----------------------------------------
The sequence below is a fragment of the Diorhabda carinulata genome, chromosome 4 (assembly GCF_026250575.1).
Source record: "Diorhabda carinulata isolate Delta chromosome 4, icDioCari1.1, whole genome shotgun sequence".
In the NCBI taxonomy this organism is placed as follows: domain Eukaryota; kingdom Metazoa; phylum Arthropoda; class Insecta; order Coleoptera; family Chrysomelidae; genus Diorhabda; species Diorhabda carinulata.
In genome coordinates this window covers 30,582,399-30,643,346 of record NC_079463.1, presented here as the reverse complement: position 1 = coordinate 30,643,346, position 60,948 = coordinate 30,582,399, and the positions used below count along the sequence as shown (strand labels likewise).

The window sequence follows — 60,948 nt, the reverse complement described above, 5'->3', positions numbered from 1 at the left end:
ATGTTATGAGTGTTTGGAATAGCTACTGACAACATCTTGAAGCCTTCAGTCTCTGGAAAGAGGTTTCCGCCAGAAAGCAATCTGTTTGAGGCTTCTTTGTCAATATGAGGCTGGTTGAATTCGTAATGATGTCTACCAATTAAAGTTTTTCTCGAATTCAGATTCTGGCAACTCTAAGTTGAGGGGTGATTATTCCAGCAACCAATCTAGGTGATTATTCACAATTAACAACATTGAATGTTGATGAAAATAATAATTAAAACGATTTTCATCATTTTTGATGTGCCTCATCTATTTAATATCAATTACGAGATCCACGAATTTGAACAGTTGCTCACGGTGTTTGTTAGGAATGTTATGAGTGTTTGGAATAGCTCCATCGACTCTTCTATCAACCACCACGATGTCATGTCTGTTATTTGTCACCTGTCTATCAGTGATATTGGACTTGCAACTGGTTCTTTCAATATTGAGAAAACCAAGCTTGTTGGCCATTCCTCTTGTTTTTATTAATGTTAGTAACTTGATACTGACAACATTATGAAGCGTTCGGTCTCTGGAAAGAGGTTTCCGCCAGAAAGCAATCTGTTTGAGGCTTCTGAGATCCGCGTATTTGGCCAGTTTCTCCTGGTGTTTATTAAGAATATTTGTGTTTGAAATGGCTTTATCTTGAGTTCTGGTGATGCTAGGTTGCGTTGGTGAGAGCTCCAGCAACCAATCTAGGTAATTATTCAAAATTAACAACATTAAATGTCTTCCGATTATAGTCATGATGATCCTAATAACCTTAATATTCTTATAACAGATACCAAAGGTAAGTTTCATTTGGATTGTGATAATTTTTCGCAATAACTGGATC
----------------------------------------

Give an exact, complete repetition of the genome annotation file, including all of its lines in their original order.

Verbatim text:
The sequence below is a fragment of the Diorhabda carinulata genome, chromosome 4 (assembly GCF_026250575.1).
Source record: "Diorhabda carinulata isolate Delta chromosome 4, icDioCari1.1, whole genome shotgun sequence".
In the NCBI taxonomy this organism is placed as follows: domain Eukaryota; kingdom Metazoa; phylum Arthropoda; class Insecta; order Coleoptera; family Chrysomelidae; genus Diorhabda; species Diorhabda carinulata.
In genome coordinates this window covers 30,582,399-30,643,346 of record NC_079463.1, presented here as the reverse complement: position 1 = coordinate 30,643,346, position 60,948 = coordinate 30,582,399, and the positions used below count along the sequence as shown (strand labels likewise).

The window sequence follows — 60,948 nt, the reverse complement described above, 5'->3', positions numbered from 1 at the left end:
ATGTTATGAGTGTTTGGAATAGCTACTGACAACATCTTGAAGCCTTCAGTCTCTGGAAAGAGGTTTCCGCCAGAAAGCAATCTGTTTGAGGCTTCTTTGTCAATATGAGGCTGGTTGAATTCGTAATGATGTCTACCAATTAAAGTTTTTCTCGAATTCAGATTCTGGCAACTCTAAGTTGAGGGGTGATTATTCCAGCAACCAATCTAGGTGATTATTCACAATTAACAACATTGAATGTTGATGAAAATAATAATTAAAACGATTTTCATCATTTTTGATGTGCCTCATCTATTTAATATCAATTACGAGATCCACGAATTTGAACAGTTGCTCACGGTGTTTGTTAGGAATGTTATGAGTGTTTGGAATAGCTCCATCGACTCTTCTATCAACCACCACGATGTCATGTCTGTTATTTGTCACCTGTCTATCAGTGATATTGGACTTGCAACTGGTTCTTTCAATATTGAGAAAACCAAGCTTGTTGGCCATTCCTCTTGTTTTTATTAATGTTAGTAACTTGATACTGACAACATTATGAAGCGTTCGGTCTCTGGAAAGAGGTTTCCGCCAGAAAGCAATCTGTTTGAGGCTTCTGAGATCCGCGTATTTGGCCAGTTTCTCCTGGTGTTTATTAAGAATATTTGTGTTTGAAATGGCTTTATCTTGAGTTCTGGTGATGCTAGGTTGCGTTGGTGAGAGCTCCAGCAACCAATCTAGGTAATTATTCAAAATTAACAACATTAAATGTCTTCCGATTATAGTCATGATGATCCTAATAACCTTAATATTCTTATAACAGATACCAAAGGTAAGTTTCATTTGGATTGTGATAATTTTTCGCAATAACTGGATC